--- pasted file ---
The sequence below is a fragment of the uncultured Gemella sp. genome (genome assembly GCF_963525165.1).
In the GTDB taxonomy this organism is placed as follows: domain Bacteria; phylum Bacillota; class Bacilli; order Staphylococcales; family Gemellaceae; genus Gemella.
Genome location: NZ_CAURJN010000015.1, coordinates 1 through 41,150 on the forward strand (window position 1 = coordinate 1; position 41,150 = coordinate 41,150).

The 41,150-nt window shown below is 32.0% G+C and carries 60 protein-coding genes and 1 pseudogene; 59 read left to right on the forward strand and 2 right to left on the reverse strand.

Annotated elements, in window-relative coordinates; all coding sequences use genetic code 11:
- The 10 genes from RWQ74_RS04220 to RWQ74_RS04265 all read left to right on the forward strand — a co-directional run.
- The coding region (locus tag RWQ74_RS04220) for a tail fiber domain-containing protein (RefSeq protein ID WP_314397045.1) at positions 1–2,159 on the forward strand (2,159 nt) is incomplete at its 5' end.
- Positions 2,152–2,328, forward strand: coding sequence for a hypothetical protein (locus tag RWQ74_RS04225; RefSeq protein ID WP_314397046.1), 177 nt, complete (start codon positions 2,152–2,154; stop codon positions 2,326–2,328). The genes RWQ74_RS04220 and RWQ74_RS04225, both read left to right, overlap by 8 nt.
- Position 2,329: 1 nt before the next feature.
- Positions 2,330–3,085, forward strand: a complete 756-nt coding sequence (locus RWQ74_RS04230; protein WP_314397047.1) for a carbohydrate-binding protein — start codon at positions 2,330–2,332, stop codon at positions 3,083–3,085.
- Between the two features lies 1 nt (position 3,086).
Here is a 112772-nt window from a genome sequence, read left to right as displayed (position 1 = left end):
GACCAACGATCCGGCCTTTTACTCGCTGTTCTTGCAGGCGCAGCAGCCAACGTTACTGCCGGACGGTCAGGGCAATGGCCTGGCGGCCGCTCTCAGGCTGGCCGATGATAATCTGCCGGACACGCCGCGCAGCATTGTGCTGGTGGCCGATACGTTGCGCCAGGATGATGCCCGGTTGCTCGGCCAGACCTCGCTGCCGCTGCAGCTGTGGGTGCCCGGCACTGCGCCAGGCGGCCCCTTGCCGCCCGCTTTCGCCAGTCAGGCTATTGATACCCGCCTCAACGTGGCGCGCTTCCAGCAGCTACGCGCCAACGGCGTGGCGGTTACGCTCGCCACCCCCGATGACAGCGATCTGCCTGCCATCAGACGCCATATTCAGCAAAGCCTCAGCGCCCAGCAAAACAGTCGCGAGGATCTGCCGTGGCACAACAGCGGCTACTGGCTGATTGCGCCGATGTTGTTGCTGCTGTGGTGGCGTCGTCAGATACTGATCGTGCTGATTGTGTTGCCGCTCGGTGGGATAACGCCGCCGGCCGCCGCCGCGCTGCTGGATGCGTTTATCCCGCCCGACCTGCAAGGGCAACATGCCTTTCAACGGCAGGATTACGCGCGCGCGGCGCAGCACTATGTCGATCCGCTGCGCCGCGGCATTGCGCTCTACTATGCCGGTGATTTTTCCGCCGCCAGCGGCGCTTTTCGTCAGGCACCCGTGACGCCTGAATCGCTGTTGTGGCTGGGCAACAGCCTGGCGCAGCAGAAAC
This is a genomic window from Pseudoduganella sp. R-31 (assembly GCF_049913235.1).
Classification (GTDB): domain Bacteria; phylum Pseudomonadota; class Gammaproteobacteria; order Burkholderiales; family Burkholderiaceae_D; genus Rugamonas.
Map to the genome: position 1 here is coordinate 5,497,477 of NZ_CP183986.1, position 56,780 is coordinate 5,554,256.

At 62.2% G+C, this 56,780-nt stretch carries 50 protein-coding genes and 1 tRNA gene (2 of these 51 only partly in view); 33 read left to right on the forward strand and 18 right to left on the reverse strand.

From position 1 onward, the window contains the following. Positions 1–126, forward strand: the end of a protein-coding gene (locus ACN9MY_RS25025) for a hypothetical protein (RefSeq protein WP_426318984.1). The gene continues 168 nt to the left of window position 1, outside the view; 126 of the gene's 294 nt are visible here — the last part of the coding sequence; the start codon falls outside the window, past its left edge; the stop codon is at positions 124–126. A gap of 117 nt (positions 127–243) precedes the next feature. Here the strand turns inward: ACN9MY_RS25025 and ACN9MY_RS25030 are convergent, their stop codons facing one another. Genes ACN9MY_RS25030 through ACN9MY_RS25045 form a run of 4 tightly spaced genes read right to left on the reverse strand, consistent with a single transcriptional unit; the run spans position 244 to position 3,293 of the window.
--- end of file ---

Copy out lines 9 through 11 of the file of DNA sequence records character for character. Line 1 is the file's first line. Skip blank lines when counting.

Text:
- Position 2,329: 1 nt before the next feature.
- Positions 2,330–3,085, forward strand: a complete 756-nt coding sequence (locus RWQ74_RS04230; protein WP_314397047.1) for a carbohydrate-binding protein — start codon at positions 2,330–2,332, stop codon at positions 3,083–3,085.
- Between the two features lies 1 nt (position 3,086).